Two weeks ago it was much more: a 50-ton valley oak, a member of a species (Quercus lobata) identified as so important to Palo Alto that it was granted protection by a city ordinance in 1996.
But when its owners noticed a deep crack in the tree's house-facing side, coupled with a heavy lean toward a neighbor's property, emergency measures were taken to dismantle it. The Davey Tree Expert Company has been working at removal for nearly two weeks, six hours a day.
Chris Sigler is an Oregon native, a place he said has "lots of tree-huggers."
"It was glorious," he said of the oak. "It was what made this house. I made it the centerpiece of my property."
When Sigler, owner of a construction-management consulting business, expanded his home a few years ago, he made sure to seek out and protect the tree's roots.
"It was the crown jewel of my home and my neighborhood. I brought the doctor (city arborist Dave Dockter) over more often than I went to the doctor. He hugged that tree with me for years. It was like losing a family member."
Section 4 of Palo Alto's Tree Technical Manual states trees that display partial or clearly imminent failure while threatening persons or property may be removed without the city's review or approval.
As it happened, two arborists familiar with the tree — John McClenahan and Dockter — did review its case. They both agreed that removal could not be avoided. According to Dockter, who prepared the manual, emergency removal "only happens once or twice a year," if that.
Dave Schellinger, whose great-grandfather built the house in the 1920s, said he "grew up under the tree's auspices."
He now lives next door.
"For us in the neighborhood the presence of the oak tree will be very much missed," Schellinger said.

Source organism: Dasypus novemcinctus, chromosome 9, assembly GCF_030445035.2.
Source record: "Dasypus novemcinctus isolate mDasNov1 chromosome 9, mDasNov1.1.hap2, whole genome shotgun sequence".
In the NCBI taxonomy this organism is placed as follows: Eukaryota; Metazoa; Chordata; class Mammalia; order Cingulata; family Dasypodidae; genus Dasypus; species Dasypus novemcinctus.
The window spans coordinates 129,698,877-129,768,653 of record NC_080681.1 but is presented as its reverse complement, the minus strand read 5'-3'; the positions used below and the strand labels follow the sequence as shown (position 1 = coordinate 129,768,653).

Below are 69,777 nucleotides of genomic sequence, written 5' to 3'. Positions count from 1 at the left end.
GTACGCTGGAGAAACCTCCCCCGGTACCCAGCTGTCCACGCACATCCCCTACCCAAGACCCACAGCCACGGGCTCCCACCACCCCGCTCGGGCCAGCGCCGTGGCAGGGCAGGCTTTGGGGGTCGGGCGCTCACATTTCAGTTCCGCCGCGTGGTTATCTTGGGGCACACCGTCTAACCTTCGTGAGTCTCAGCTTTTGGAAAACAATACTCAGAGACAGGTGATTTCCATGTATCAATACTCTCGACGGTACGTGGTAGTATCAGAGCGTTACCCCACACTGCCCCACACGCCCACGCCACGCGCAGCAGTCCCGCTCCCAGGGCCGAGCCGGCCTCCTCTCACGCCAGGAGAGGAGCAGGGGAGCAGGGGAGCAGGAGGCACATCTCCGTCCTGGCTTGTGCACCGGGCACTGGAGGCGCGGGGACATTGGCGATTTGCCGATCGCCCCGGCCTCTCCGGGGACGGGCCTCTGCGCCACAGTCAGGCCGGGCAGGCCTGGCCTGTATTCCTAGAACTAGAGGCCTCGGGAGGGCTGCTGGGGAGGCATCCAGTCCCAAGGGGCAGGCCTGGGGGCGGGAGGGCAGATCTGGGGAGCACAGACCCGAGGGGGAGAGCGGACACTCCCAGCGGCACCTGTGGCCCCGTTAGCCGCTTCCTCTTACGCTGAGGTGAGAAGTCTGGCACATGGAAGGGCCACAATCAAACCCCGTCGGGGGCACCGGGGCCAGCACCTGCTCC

The neighborhood's other residents echo the sentiment.
"It was a grand old tree, and it's sad to see it go, but there were safety issues involved," said one local who preferred not to be named. The tree had been visible from her yard some houses away.
Across the street, Lee Mitchell said he hopes that a cross section of the oak be preserved at the city's Junior Museum & Zoo on Middlefield Road.
"It would be pretty cool. Kids could count out the age rings and everything," he said.
Dexter Girton has been living next door to the oak tree since he bought his home in 1974. Should the oak have fallen, it was his house and garage that would have suffered potentially disastrous damage. The land all around his home hosts numerous fruit trees, many of which have benefited from composting of the oak's fallen leaves.
"It looked pretty. People who visited really liked it," the retired electrical engineer said. "But I worried it would fall sometime, especially when I worked in the garage. It was definitely a hazard for the safety of the house. Anyone looking at the tree knew that."
Last December another century-old tree had to be removed near the intersection of Cowper Street and Homer Avenue, only a few blocks away. Affectionately called "George," it was a coast live oak that sprawled well beyond the confines of the surrounding sidewalk. Prior efforts to save the tree, including cable support and the removal of seven tons of trimming, had proved insufficient.
In George's case, the tree's health was reviewed by an arborist hired by the city, and its removal recommended.
Dockter cited Shel Silverstein's book, "The Giving Tree," as a model for positive outlook on the loss of a tree. He said the oak on High Street provided shade and beauty for perhaps 200 years, and with work to preserve its wood, it could provide people with joy for another 200.
"Provenance is what makes any antique more valuable than another," he said.
Under the afternoon heat this week, Girton moved among the stockpiles where segments of the felled valley oak sat. He pointed to a stack of cross-sections leaning against a wall and a separate group of logs — future tables and woodturnings, he said, for neighbors who could use something by which to remember it.